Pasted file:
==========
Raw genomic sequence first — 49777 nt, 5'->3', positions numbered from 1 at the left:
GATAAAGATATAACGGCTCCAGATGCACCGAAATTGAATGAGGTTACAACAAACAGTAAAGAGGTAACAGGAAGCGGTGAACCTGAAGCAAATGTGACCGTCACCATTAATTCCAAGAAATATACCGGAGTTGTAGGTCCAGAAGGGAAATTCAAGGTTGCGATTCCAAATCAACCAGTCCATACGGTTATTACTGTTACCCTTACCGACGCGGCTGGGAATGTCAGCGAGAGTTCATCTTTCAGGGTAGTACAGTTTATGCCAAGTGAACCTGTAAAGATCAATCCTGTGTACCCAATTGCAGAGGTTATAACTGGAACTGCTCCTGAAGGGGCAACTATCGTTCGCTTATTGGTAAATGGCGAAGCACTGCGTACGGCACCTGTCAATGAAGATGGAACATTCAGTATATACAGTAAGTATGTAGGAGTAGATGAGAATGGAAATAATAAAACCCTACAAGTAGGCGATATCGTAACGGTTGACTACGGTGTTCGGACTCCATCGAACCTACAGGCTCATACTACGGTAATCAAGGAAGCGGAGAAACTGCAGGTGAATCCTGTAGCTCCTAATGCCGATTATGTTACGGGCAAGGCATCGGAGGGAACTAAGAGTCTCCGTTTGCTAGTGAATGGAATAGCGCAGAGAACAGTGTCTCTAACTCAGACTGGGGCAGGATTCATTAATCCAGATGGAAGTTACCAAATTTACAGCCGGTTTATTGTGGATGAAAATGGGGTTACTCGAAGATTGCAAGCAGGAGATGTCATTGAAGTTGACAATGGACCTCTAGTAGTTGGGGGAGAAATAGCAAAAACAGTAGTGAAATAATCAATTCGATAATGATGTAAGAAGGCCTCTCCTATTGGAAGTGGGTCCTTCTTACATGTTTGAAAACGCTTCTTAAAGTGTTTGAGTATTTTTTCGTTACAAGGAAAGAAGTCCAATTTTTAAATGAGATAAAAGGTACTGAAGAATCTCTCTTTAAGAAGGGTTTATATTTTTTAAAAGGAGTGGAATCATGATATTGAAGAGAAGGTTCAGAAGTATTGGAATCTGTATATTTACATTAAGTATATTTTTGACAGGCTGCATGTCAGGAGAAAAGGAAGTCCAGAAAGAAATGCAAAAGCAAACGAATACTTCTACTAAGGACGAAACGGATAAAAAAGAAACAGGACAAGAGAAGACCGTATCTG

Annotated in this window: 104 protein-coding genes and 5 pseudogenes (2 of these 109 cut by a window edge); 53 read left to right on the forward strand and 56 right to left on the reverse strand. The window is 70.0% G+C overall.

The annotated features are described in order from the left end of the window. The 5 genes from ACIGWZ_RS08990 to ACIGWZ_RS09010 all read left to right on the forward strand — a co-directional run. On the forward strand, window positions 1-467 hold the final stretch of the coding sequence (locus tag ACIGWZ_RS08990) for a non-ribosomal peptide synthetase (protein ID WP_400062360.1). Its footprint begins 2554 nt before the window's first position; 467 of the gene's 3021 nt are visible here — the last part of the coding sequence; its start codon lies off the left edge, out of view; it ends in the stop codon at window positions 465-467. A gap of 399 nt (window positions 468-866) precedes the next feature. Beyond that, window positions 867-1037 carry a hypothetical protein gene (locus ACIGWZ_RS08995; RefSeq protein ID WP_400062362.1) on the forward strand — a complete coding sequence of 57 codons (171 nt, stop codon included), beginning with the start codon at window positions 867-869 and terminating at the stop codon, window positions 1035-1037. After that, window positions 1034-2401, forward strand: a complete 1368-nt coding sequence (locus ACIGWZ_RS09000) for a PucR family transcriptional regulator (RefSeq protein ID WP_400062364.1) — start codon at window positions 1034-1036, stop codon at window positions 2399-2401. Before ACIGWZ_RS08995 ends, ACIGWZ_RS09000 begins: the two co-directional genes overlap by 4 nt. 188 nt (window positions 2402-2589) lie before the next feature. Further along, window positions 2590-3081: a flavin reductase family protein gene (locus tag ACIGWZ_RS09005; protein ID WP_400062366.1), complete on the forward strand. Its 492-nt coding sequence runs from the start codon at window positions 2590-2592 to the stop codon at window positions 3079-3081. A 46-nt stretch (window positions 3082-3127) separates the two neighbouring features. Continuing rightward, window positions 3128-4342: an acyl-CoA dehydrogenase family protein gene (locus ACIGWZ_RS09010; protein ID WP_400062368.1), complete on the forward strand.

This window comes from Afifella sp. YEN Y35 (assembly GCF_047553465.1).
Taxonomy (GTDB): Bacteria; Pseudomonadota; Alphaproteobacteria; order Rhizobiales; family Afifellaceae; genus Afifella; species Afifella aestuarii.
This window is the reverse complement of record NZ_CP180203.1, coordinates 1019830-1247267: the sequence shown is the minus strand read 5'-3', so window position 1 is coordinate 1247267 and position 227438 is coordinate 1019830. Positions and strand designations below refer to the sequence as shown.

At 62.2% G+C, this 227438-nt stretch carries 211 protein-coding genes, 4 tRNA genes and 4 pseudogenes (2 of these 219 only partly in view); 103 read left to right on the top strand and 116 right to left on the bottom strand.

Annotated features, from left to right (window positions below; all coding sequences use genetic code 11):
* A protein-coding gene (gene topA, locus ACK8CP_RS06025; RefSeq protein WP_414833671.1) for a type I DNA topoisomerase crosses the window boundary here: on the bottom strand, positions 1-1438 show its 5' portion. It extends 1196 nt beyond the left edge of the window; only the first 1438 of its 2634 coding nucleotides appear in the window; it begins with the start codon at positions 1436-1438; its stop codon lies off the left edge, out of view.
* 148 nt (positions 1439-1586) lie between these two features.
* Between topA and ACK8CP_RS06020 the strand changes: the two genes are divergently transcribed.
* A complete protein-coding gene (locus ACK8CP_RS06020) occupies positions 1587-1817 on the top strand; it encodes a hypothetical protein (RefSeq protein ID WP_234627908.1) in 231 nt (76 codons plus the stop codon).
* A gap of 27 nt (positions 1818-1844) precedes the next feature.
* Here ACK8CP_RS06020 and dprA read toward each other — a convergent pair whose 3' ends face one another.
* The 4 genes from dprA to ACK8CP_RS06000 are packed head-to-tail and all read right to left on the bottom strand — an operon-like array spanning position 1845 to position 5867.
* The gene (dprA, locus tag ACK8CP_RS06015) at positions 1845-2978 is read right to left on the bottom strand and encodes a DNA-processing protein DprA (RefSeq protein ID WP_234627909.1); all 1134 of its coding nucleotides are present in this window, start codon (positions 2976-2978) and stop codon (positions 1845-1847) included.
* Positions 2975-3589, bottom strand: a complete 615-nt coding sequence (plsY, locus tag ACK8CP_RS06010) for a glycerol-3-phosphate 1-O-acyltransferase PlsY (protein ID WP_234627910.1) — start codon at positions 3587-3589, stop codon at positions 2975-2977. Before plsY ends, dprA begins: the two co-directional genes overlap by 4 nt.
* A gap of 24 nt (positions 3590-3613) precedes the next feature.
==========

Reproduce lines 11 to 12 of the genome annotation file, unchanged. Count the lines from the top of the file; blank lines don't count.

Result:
* 148 nt (positions 1439-1586) lie between these two features.
* Between topA and ACK8CP_RS06020 the strand changes: the two genes are divergently transcribed.